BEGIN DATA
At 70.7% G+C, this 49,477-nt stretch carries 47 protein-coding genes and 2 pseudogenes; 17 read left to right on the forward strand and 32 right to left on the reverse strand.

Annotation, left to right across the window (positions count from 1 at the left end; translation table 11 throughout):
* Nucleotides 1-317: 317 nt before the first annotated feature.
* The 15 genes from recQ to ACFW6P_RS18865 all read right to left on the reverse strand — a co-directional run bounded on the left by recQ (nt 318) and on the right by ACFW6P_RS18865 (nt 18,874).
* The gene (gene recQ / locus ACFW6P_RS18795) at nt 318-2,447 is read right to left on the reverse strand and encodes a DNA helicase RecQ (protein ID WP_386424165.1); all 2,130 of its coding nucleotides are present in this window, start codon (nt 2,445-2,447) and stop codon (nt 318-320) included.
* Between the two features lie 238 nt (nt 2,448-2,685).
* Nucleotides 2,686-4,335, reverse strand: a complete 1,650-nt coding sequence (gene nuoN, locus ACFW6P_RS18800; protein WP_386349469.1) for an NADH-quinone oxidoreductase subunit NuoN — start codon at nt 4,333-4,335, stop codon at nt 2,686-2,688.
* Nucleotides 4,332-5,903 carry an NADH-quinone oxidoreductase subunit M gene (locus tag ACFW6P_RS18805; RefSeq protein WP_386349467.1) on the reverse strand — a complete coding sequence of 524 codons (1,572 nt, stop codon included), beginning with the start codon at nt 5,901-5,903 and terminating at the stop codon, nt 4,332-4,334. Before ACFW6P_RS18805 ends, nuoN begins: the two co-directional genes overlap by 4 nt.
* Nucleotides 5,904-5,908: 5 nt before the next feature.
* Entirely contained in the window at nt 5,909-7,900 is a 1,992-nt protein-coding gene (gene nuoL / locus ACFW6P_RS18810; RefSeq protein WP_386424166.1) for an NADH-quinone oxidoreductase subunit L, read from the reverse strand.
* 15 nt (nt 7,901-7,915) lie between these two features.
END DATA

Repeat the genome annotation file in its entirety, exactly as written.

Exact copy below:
At 70.7% G+C, this 49,477-nt stretch carries 47 protein-coding genes and 2 pseudogenes; 17 read left to right on the forward strand and 32 right to left on the reverse strand.

Annotation, left to right across the window (positions count from 1 at the left end; translation table 11 throughout):
* Nucleotides 1-317: 317 nt before the first annotated feature.
* The 15 genes from recQ to ACFW6P_RS18865 all read right to left on the reverse strand — a co-directional run bounded on the left by recQ (nt 318) and on the right by ACFW6P_RS18865 (nt 18,874).
* The gene (gene recQ / locus ACFW6P_RS18795) at nt 318-2,447 is read right to left on the reverse strand and encodes a DNA helicase RecQ (protein ID WP_386424165.1); all 2,130 of its coding nucleotides are present in this window, start codon (nt 2,445-2,447) and stop codon (nt 318-320) included.
* Between the two features lie 238 nt (nt 2,448-2,685).
* Nucleotides 2,686-4,335, reverse strand: a complete 1,650-nt coding sequence (gene nuoN, locus ACFW6P_RS18800; protein WP_386349469.1) for an NADH-quinone oxidoreductase subunit NuoN — start codon at nt 4,333-4,335, stop codon at nt 2,686-2,688.
* Nucleotides 4,332-5,903 carry an NADH-quinone oxidoreductase subunit M gene (locus tag ACFW6P_RS18805; RefSeq protein WP_386349467.1) on the reverse strand — a complete coding sequence of 524 codons (1,572 nt, stop codon included), beginning with the start codon at nt 5,901-5,903 and terminating at the stop codon, nt 4,332-4,334. Before ACFW6P_RS18805 ends, nuoN begins: the two co-directional genes overlap by 4 nt.
* Nucleotides 5,904-5,908: 5 nt before the next feature.
* Entirely contained in the window at nt 5,909-7,900 is a 1,992-nt protein-coding gene (gene nuoL / locus ACFW6P_RS18810; RefSeq protein WP_386424166.1) for an NADH-quinone oxidoreductase subunit L, read from the reverse strand.
* 15 nt (nt 7,901-7,915) lie between these two features.